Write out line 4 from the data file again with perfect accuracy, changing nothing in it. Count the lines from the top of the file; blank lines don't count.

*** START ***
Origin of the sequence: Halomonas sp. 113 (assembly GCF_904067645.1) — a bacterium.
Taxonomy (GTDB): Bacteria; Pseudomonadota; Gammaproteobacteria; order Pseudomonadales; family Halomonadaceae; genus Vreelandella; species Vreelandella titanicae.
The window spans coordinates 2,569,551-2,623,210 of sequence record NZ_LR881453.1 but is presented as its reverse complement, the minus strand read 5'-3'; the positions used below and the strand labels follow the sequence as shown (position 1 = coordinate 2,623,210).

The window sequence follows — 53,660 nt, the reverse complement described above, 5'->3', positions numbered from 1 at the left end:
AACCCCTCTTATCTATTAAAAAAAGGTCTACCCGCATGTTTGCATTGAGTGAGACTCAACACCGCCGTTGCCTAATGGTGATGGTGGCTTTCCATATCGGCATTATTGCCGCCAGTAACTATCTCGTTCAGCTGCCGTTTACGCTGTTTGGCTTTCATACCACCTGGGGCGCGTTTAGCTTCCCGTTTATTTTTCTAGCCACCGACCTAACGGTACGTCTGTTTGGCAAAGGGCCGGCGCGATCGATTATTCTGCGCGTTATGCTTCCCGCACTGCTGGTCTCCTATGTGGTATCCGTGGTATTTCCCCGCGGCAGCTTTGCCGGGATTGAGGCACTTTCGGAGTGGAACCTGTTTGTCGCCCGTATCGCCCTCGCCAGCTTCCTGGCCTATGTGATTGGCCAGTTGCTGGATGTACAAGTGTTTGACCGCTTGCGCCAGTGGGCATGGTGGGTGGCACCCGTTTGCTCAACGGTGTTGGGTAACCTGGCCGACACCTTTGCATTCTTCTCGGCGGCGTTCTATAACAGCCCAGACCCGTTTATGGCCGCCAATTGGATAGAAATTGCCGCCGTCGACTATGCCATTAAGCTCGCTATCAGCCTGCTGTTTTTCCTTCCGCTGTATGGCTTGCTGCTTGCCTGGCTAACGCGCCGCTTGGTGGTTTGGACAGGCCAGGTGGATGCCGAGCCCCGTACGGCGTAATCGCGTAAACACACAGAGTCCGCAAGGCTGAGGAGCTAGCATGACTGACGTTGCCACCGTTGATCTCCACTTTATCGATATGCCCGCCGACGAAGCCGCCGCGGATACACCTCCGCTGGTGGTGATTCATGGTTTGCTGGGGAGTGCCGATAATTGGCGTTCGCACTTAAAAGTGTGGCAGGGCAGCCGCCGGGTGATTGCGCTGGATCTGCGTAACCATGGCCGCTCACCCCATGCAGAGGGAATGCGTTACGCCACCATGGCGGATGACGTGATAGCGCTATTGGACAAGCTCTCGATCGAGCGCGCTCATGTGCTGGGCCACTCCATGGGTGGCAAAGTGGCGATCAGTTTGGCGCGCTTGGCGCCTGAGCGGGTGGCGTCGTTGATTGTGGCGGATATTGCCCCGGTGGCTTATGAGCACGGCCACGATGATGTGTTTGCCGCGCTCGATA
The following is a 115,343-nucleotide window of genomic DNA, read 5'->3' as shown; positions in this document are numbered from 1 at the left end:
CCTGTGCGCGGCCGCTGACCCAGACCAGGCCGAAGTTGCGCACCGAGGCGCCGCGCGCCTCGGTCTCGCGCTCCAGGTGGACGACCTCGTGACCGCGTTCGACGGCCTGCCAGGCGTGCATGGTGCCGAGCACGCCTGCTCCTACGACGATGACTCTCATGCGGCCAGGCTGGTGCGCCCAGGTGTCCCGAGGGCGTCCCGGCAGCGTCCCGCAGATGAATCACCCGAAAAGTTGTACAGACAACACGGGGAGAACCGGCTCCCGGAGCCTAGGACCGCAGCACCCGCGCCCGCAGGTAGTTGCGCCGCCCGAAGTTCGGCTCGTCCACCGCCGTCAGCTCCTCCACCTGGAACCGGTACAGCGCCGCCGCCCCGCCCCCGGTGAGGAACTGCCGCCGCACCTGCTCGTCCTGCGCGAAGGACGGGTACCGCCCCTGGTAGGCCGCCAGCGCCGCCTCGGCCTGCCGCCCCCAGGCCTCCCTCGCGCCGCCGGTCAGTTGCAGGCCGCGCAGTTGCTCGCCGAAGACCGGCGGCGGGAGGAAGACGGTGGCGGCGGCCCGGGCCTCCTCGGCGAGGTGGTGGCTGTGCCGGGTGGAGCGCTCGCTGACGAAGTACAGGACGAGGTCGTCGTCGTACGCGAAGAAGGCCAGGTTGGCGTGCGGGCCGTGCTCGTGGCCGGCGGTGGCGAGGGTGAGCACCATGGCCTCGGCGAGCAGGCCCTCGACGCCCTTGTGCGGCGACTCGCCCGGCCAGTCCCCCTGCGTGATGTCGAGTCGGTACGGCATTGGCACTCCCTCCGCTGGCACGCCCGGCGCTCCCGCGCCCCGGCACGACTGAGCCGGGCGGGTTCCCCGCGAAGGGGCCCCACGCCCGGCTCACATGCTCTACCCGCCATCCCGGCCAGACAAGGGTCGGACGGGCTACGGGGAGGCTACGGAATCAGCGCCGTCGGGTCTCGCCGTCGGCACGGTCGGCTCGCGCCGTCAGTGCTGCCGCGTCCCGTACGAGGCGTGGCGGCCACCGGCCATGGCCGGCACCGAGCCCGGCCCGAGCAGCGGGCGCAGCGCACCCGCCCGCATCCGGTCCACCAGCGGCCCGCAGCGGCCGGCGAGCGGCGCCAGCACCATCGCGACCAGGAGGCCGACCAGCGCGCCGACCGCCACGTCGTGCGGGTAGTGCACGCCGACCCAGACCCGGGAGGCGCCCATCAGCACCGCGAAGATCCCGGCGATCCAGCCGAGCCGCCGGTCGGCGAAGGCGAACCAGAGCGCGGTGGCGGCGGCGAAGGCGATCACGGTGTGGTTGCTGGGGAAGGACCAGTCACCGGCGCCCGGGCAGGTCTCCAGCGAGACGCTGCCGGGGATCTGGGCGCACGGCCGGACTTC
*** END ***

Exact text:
The window sequence follows — 53,660 nt, the reverse complement described above, 5'->3', positions numbered from 1 at the left end: